I tried not to think about the woman with cancer who must have lain there as I lay there, basking in the sun. I was finally relaxed, for the first time all weekend. I wondered if there was a way, if a bank would somehow give us a loan. Surely, I thought. They just want your money.
Then I heard Lucy laugh and my stomach clenched. She hadn’t laughed like that in weeks.
I found her with another couple looking at an ensuite, huddled together.
“This is …” she said and introduced me to a young, sensitive-looking woman and a guy our age or a bit older. He was balding, small and pale, bundled in an oversized leather jacket.
They were doing what we were doing, I saw that right away, but while we looked respectable, those two flaunted their lack of means like a slap in the face.
“Hi,” I said.
“Brother,” he said.
I listened to him list all of the ways they could bargain the seller down, all of the supposed flaws. He was unbearable. He loved the sound of his own voice. I wanted to get away but Lucy was enjoying him. She had a knack for finding losers.
“There’s a conservatory,” I said to Lucy.
She didn’t look at me. Twenty minutes ago I’d done my very best to avoid her eyes and now it was all I wanted.
She just said, “I’ll meet you there.”
I should have stayed in that ensuite, I should have made conversation until they got bored with us, but I left them and stumbled back down the stairs.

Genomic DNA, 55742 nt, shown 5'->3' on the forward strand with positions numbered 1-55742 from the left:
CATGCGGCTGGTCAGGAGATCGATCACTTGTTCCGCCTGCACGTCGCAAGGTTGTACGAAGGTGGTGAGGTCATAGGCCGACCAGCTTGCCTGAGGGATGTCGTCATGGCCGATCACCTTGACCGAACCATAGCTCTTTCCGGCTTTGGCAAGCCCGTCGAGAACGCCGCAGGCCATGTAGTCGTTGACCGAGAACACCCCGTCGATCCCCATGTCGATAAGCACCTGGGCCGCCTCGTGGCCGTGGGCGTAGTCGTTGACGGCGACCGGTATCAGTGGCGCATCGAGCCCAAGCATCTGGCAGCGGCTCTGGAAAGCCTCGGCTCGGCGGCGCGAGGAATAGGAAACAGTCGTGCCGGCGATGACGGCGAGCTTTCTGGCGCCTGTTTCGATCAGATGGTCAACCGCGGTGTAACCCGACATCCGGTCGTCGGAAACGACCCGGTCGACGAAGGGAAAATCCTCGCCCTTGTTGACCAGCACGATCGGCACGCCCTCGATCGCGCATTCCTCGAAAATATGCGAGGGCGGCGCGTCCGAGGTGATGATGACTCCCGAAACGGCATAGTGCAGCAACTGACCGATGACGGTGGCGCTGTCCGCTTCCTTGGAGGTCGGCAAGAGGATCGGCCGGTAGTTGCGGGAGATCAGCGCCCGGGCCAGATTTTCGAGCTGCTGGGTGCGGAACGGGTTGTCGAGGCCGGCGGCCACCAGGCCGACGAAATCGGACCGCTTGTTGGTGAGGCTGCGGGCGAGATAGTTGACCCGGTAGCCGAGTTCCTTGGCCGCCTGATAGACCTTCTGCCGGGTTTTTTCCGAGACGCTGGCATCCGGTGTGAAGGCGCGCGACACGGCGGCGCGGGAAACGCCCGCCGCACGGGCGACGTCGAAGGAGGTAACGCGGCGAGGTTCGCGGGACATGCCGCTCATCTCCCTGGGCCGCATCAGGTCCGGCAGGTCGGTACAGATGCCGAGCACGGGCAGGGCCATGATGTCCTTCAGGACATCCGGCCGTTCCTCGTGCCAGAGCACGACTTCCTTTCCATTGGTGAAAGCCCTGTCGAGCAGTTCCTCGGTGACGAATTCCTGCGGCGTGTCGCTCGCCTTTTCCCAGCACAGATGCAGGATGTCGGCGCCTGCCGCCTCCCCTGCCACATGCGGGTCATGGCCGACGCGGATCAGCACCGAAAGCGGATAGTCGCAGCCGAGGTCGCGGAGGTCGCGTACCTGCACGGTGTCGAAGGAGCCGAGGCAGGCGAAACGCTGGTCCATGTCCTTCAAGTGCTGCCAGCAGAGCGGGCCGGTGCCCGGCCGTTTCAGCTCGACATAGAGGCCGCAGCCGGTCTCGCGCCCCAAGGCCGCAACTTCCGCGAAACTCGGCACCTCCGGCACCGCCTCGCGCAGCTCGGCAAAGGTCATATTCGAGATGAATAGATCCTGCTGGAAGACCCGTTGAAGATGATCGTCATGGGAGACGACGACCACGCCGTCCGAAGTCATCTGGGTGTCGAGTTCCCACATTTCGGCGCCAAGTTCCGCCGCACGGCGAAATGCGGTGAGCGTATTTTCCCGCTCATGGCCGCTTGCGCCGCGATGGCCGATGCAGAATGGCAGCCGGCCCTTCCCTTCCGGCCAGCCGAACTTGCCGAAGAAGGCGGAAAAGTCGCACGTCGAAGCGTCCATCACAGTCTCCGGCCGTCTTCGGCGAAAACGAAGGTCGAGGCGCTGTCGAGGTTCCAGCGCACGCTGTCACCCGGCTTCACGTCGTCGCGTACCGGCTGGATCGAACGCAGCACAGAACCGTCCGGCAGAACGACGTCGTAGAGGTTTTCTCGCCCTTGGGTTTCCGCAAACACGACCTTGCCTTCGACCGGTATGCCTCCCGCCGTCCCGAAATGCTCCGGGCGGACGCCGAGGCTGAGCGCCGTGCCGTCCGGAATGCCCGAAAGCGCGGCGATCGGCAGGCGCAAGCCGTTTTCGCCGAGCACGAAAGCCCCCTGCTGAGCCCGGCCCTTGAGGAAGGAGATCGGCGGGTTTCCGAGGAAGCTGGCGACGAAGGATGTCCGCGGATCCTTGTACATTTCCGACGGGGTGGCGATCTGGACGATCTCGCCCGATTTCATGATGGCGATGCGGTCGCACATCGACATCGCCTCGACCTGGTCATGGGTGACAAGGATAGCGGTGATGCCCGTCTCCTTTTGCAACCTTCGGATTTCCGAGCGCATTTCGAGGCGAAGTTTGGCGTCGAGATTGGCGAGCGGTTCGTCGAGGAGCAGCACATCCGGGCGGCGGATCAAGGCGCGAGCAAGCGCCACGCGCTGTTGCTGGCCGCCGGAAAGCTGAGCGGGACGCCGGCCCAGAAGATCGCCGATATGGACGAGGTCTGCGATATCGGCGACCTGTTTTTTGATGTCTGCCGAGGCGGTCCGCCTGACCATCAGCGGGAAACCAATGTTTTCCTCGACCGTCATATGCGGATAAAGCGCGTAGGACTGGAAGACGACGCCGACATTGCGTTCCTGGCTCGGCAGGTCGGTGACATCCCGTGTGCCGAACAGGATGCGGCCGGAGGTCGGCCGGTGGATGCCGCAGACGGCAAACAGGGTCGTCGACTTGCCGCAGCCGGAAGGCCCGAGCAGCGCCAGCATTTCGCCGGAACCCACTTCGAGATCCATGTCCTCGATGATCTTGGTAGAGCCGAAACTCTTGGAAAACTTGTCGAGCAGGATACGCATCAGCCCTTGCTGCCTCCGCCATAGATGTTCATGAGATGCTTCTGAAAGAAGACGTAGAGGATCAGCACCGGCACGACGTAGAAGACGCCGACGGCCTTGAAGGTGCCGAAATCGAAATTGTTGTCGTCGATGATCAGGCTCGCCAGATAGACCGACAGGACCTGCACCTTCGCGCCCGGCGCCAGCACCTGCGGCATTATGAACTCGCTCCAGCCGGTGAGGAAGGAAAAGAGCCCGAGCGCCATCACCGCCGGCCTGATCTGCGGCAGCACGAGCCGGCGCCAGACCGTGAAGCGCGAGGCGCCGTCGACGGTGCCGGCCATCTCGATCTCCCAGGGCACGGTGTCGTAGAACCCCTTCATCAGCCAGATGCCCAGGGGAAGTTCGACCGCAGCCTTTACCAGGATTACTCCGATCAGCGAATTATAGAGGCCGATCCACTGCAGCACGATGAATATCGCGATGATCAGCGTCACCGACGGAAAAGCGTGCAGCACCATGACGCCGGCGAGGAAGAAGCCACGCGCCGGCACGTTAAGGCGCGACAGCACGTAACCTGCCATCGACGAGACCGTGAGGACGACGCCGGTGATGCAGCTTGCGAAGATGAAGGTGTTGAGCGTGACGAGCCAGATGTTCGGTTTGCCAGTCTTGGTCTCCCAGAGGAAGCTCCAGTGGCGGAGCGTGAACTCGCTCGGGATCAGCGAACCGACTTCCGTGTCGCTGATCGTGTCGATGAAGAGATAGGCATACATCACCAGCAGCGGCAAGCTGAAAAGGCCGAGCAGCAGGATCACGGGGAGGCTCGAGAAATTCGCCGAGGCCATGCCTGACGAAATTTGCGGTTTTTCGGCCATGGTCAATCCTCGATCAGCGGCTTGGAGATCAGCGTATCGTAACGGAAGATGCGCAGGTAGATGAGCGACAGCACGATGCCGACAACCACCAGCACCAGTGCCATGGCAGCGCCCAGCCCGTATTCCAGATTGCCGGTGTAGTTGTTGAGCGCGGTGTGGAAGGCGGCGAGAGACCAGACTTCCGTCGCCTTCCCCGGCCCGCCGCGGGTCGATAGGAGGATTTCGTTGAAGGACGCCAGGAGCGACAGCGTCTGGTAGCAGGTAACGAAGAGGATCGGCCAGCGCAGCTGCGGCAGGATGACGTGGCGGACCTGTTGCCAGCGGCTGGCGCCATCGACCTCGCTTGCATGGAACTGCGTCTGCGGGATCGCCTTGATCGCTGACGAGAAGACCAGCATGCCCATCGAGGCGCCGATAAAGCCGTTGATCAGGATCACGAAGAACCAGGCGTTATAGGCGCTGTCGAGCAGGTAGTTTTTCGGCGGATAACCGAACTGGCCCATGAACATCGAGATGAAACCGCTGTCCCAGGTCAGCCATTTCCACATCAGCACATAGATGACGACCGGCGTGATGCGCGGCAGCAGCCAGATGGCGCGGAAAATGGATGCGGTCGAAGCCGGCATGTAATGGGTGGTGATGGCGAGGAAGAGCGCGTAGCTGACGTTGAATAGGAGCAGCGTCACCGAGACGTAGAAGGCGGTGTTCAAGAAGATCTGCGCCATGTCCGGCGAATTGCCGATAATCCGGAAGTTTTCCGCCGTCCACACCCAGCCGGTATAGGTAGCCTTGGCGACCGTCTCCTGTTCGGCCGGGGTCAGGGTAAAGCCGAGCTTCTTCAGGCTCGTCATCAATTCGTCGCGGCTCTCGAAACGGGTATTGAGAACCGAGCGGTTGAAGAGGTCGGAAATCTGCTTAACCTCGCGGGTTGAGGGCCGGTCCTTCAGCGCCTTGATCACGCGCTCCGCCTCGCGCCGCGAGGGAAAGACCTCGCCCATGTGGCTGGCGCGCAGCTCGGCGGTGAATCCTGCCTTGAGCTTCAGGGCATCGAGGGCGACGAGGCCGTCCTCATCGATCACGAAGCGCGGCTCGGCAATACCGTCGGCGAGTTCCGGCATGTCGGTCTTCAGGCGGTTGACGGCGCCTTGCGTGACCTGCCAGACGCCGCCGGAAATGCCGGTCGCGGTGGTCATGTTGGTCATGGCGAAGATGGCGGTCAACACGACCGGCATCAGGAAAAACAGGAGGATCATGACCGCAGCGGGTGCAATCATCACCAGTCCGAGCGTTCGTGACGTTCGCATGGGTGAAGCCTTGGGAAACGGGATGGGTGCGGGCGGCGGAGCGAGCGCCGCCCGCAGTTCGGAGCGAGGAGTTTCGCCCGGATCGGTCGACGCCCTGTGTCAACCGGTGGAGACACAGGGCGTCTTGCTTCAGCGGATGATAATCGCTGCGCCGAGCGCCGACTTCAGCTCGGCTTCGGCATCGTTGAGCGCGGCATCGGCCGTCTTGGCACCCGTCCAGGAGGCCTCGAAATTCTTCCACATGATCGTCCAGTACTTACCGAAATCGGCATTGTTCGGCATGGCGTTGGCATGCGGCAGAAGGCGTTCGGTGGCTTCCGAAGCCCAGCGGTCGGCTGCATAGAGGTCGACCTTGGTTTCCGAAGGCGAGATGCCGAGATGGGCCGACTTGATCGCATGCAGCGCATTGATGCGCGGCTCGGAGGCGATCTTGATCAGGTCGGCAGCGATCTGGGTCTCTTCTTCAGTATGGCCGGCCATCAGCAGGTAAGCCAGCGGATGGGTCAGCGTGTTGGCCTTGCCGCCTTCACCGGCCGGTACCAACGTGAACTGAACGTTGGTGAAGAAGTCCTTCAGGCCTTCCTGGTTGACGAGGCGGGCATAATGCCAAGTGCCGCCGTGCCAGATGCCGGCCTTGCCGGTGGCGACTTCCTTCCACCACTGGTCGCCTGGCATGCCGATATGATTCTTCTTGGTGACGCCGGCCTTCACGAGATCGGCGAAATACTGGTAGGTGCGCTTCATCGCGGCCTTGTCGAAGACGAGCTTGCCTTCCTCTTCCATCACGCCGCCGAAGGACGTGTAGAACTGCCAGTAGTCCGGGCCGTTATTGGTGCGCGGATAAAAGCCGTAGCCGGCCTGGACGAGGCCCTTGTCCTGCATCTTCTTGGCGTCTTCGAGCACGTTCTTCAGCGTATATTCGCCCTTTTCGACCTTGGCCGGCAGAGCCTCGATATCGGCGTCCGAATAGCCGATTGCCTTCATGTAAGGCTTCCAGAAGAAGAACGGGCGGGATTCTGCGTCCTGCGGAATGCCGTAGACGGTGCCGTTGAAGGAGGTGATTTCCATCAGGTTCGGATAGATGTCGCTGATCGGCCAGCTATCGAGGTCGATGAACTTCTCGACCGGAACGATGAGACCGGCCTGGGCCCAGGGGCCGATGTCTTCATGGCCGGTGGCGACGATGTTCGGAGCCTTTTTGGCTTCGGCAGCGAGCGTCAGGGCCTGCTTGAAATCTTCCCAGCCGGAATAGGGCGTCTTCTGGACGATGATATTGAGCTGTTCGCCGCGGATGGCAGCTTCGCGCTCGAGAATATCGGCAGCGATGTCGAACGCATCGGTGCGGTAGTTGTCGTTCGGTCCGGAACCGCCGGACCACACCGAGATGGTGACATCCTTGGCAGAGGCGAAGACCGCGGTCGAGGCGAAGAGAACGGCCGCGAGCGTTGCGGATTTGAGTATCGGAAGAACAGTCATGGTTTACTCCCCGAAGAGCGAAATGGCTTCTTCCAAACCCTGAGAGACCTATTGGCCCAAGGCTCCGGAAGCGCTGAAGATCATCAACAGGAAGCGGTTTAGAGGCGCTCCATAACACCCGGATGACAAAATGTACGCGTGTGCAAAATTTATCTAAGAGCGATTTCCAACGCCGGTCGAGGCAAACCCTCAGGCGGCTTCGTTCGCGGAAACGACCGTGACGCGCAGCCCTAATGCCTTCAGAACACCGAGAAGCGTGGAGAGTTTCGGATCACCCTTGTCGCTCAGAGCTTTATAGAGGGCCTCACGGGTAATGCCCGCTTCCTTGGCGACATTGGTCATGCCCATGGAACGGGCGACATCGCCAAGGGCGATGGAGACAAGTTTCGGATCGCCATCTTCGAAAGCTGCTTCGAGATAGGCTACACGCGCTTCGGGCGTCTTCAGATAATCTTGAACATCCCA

When I opened my eyes again the house was quiet. I was alone in the conservatory. Clouds covered the sun, then it was bright again.
I waited a while. I watched the back yard as if she might have been nearby inspecting the lawns. Then I got sick of pretending and walked out of the house.
I was sitting in the car when the agent came over. She knocked on the window. I wound it down, expecting her to say, “You deserve better” or “She went that way”, but all she did was hand me a flyer and say, “Auction is this Wednesday.”
I expected to find them drinking at the apartment but she wasn’t there. In actual fact she never came back. I waited around that night. I lay on the couch and didn’t sleep and when it was Monday and I had to go to work I left the key under the mat.
A few days later, when I hadn’t heard from her and I realised we had gone the length of the city and come away with nothing, I dropped her things at her mum’s and wished her well. I erased my Trade Me searches and stopped going. Cold turkey. I didn’t even think about it. I just stopped. Some couples go bowling or out to brunch. This was our thing and without her there was no longer any point.
Much later, when I walked past another line of hopeful buyers one day, I remembered those weekends, but they had become vague and unclear, troubling, like a humid afternoon before the clouds break. All I really remembered was her during the week while I pretended to study. I remembered how whenever she was down she used to turn on the dishwasher. It didn’t matter whether it was late at night or the middle of the day, whether it was full or empty—she turned it on because it was the only thing in all of the world that could calm her down. She turned it on because it sounded like rain.
“First home buyers” appears in Landfall 243, edited by Lynley Edmeades (Otago University Press, $30), available in bookstores nationwide. Other writers in the latest issue of New Zealand’s greatest literary journal include Vincent O’Sullivan, Emma Neale, Erik Kennedy and Rebecca Hawkes.
Next week’s short story is by Mangakino writer Vaughan Rapatahana.